Box 1 Definition criteria for acute lung injury and acute respiratory distress syndrome1
In the appropriate clinical setting with one or more recognised risk factors, three criteria are required:
• Radiological—New, bilateral, diffuse, patchy, or homogeneous pulmonary infiltrates on chest radiograph consistent with pulmonary oedema
• Exclusion—No clinical evidence that heart failure, fluid overload, or chronic lung disease are responsible for the infiltrates; or pulmonary artery occlusion pressure of 18 mm Hg
• Oxygenation—PaO2:FiO2 ratio of <40 kPa (acute lung injury); PaO2:FiO2 ratio of <26 kPa (acute respiratory distress syndrome)
Although the definition criteria outlined in box 1, developed in 1992,1 have facilitated the enrolment of patients with different underlying pathologies into large scale clinical trials, they are inadequate for several reasons. Firstly, they do not take into account the relevance of the precipitating condition to prognosis. Secondly, the most appropriate system of interpretation of chest radiographs is not defined. Thirdly, they fail to standardise the strategy of mechanical ventilatory support to be used when hypoxaemia is quantified. Consequently a further consensus conference was arranged in 2000, but no agreement concerning revised clinical definitions or criteria emerged. Indeed, the conference believed that the breadth and level of specificity of the existing definitions had enabled the easy recruitment of a large number of patients for inclusion in clinical trials of putative therapeutic interventions (personal communication).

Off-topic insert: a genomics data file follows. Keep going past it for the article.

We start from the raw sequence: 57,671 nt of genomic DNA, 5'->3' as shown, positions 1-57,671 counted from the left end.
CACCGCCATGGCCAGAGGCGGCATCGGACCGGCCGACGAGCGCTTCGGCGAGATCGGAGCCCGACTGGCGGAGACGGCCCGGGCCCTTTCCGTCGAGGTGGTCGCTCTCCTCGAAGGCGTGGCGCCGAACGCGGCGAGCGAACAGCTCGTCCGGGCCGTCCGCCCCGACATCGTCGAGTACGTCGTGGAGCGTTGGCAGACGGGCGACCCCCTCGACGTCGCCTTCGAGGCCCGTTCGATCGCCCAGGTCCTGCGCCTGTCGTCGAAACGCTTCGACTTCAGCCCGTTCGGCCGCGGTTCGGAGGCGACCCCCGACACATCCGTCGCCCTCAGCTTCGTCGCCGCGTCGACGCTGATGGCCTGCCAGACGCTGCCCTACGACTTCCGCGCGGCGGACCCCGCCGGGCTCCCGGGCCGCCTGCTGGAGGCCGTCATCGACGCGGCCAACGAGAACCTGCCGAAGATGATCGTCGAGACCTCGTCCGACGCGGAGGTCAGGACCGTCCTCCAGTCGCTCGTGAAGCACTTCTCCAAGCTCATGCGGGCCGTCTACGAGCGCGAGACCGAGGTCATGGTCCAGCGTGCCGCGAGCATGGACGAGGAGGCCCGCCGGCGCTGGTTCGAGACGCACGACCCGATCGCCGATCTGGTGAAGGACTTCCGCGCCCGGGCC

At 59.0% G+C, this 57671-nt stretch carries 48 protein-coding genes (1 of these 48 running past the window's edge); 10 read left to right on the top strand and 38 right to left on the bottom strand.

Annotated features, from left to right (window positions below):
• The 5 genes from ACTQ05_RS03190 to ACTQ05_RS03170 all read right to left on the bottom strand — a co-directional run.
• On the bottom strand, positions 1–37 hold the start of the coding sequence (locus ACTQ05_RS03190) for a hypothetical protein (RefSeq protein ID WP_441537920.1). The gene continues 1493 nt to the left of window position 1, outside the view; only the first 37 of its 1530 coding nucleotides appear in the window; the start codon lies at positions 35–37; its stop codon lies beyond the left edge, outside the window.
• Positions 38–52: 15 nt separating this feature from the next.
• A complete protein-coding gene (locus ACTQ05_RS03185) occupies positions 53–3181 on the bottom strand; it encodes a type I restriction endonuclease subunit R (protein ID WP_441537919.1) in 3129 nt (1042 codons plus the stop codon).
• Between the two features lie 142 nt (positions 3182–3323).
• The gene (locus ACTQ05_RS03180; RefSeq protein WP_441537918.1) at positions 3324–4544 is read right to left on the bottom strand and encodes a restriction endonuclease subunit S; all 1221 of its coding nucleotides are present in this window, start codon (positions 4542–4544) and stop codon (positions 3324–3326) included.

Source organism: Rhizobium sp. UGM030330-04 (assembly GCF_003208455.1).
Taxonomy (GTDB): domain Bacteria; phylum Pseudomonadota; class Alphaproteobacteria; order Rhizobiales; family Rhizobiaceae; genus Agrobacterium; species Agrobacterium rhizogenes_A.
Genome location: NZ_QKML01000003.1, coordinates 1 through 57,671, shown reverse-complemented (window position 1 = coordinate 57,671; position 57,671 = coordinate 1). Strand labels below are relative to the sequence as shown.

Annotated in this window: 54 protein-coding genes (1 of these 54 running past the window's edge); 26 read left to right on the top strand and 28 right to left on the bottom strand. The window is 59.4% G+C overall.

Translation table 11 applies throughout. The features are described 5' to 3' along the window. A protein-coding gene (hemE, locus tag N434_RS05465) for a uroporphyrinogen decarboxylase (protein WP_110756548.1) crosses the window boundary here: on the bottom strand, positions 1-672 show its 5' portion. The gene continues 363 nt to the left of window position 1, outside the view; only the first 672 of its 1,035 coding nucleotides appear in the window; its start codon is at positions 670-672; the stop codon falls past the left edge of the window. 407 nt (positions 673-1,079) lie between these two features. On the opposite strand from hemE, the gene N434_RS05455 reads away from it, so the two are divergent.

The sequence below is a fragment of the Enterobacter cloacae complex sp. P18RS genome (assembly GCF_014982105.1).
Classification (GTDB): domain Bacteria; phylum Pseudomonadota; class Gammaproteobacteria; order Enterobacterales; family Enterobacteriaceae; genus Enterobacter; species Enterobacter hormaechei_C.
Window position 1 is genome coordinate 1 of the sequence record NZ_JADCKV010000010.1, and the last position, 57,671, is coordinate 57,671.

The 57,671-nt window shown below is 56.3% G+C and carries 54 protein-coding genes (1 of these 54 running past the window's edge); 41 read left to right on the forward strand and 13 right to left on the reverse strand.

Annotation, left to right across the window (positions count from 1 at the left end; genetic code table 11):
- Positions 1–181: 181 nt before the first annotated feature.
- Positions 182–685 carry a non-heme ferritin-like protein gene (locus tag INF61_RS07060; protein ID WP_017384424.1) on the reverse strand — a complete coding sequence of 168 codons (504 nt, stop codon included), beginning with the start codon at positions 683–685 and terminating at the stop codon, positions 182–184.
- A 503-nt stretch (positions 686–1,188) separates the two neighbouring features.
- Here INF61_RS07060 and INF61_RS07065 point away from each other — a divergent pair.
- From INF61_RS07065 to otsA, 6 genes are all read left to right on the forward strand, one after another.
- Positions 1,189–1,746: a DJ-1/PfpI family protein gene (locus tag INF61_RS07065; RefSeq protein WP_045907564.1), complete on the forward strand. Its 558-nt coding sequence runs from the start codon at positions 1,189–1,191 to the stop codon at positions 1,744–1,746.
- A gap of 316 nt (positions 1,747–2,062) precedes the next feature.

As all patients with acute respiratory distress syndrome fulfil the defining criteria for acute lung injury, we will use the latter term to refer to both conditions throughout this review, except where evidence cited is applicable only to patients with acute respiratory distress syndrome.
How often is it encountered?